Octopress 3

| Tags: blogging

It’s now a bit more than two years since I started using Octopress to generate this website. Although Octopress was always reliable and a joy to use, one aspect bothered me from the beginning.

To use Octopress you had to clone its git repository and add your stuff into it. So there was no separation between the source of the website and the tool to generate it.

This changes with the new Octopress 3 which is now a set of Ruby Gems. Things which were earlier part of Octopress are now available as plugins and it’s quite easy to activate the usage of a plugin. Octopress 3 isn’t finished yet. For some of it’s parts release candidates are available while others are already marked “1.0” or higher. The biggest missing thing is probably an updated documentation and some kind of guide how to move from Octopress 2 to Octopress 3. octopress.org already gives an overview of what’s coming.

My website is a rather simple one. So I took the plunge and ported it to Octopress 3. I got Octopress to generate a new site with octopress new and found that it generated a directory structure that I was partly familiar with. That’s really no wonder as both are Jekyll sites and although Octopress 3 supports the current version of Jekyll where my Octopress 2 site still used a much older one, the main building blocks of a Jekyll site stay the same. There’s still a folder for posts and others for templates and includes. I replaced the generated stuff with the counterparts of my Octopress 2 site.

After temporarily deleting some parts that depended on plugins I hadn’t found Octopress 3 replacements for yet, I got a first raw site that looked OK.

Now I had to weed through _config.yml. Octopress 2 had generated a bunch of entries here I didn’t see in the generated output from Octopress 3. Some of them I could ignore, because I hadn’t filled them in for the old version. Those were settings for various social networks like Facebook, Twitter and so on. Others I had to search for on jekyllrb.com to verify that they are Jekyll settings and not some Octopress specialty that might not exist in Octopress 3.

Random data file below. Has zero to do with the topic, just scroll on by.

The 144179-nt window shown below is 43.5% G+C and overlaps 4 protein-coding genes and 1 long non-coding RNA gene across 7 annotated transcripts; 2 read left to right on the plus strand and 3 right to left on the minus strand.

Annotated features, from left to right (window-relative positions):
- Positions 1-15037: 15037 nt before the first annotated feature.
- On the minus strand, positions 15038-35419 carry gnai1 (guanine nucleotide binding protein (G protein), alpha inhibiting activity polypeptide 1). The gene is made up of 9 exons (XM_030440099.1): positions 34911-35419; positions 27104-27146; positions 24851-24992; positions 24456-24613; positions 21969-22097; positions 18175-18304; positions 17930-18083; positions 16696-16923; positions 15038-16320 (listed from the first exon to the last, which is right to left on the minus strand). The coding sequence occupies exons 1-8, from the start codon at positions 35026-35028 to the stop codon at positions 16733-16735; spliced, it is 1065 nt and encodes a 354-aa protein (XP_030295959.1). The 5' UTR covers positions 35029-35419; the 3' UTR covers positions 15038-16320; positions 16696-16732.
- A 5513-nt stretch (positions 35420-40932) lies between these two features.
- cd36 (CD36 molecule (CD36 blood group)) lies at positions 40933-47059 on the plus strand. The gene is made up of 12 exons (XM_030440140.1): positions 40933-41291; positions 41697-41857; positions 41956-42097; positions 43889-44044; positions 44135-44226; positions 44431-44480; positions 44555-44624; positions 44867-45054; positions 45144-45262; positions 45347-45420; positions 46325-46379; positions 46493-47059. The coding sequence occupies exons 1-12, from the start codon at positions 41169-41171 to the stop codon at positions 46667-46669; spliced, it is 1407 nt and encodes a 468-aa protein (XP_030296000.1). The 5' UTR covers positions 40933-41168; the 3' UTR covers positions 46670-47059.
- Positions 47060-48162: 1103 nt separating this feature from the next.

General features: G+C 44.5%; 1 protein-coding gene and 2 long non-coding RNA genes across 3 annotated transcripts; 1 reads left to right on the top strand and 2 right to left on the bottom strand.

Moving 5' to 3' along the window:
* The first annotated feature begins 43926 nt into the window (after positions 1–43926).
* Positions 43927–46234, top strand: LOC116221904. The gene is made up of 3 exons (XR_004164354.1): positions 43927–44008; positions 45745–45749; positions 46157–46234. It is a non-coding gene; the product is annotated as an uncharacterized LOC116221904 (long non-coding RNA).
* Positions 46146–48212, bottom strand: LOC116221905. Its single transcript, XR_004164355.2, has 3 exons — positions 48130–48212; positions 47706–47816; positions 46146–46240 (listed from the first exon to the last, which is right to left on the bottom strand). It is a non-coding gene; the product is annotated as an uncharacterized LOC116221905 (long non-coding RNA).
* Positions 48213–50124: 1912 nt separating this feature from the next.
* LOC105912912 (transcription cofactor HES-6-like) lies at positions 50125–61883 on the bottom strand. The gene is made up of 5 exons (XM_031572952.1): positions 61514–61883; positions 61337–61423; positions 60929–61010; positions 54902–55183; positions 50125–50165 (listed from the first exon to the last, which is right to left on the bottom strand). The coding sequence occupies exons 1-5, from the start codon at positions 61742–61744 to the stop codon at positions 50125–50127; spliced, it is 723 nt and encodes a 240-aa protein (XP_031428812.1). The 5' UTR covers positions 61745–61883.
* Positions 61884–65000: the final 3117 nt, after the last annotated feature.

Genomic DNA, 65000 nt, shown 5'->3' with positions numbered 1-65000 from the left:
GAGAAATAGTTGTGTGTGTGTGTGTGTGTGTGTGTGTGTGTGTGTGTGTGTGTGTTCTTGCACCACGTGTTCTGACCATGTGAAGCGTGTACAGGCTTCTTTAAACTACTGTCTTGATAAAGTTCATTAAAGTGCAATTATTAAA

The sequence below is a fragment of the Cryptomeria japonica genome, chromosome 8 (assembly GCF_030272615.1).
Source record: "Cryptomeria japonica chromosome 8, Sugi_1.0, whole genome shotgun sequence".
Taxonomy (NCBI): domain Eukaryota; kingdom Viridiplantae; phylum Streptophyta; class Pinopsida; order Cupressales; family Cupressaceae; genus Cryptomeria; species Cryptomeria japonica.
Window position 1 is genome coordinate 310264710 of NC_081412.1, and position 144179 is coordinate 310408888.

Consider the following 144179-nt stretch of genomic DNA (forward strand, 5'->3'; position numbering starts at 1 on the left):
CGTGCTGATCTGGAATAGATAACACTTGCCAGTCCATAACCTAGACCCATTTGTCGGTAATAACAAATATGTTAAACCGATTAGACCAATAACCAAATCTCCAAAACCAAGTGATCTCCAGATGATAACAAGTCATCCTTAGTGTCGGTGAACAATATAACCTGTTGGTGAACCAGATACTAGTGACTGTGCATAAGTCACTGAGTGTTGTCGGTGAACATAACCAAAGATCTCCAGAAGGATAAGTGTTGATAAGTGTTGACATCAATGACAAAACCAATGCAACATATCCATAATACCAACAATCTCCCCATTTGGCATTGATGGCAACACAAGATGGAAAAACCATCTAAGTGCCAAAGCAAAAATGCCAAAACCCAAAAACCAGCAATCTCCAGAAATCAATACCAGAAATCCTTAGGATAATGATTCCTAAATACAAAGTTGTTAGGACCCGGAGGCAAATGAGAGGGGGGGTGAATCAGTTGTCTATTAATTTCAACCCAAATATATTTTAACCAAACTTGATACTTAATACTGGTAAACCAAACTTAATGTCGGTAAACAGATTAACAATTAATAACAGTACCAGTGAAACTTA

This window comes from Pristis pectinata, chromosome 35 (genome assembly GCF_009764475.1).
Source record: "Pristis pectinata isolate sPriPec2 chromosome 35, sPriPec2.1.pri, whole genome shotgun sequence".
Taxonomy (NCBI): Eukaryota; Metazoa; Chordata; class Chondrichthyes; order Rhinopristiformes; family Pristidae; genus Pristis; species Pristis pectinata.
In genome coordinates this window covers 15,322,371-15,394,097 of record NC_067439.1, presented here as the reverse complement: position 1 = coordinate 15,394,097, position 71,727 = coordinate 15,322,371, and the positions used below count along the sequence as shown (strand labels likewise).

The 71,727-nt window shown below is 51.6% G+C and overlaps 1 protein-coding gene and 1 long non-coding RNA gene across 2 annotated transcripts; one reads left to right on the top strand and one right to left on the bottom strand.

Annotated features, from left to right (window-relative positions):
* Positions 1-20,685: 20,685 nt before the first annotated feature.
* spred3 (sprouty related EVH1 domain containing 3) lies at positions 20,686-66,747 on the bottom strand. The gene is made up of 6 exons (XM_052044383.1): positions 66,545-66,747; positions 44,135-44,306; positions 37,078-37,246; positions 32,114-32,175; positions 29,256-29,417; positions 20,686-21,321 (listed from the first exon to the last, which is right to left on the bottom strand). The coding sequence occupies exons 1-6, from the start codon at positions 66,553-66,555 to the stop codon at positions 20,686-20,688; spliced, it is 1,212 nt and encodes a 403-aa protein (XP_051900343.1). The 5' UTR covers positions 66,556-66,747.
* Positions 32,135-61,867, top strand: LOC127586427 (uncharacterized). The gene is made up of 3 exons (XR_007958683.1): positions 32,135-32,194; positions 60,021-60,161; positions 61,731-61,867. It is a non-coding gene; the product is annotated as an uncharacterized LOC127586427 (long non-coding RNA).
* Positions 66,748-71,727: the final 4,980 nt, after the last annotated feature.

One of those Octopress specific settings is date_format which allows to define a format for dates and then provides convenient functions to get dates in that format. This is one of the Octopress features which are now extracted into a separate plugin octopress-date-format.

Jekyll now handles SASS directly and with octopress-asset-pipeline the resulting CSS can be merged with other CSS files like normalize.css and minified.

I was lucky that one of the plugins my site depends on, jekyll-tagging, still works with the newest Jekyll and Octopress 3. So that was quite easy.

The next one was harder. Since the early days of the blog — when I used MovableType —, the site provides monthly archives and an overview of the times when I wrote something. When I moved to Octopress 2 I searched and finally found one Jekyll plugin that created the monthly archive pages. After playing around with it some time I succeeded to add the overview to it. Unfortunately that plugin didn’t work with Octopress 3 and the newest Jekyll. Luckily while browsing the list of Jekyll plugins I found one that did most of what I needed: jekyll-monthly-archive-plugin. After reactivating my dormant Ruby knowledge and trying around, I succeeded to make it do what I wanted. There surely is a more elegant way to do it, but here it is for anyone interested. You just need to put {{"{{ site | archive_block "}}}} somewhere you want that archive overview block to appear.

I’ve been using Octopress 3 for nearly 8 months now. Sometimes when I update the Octopress gems, something breaks, but the developers of it are usually fast at finding and fixing the problem. If it takes them longer I always can go back to the last collection of Ruby Gems that worked as I use git to keep the history of all changes I make to it.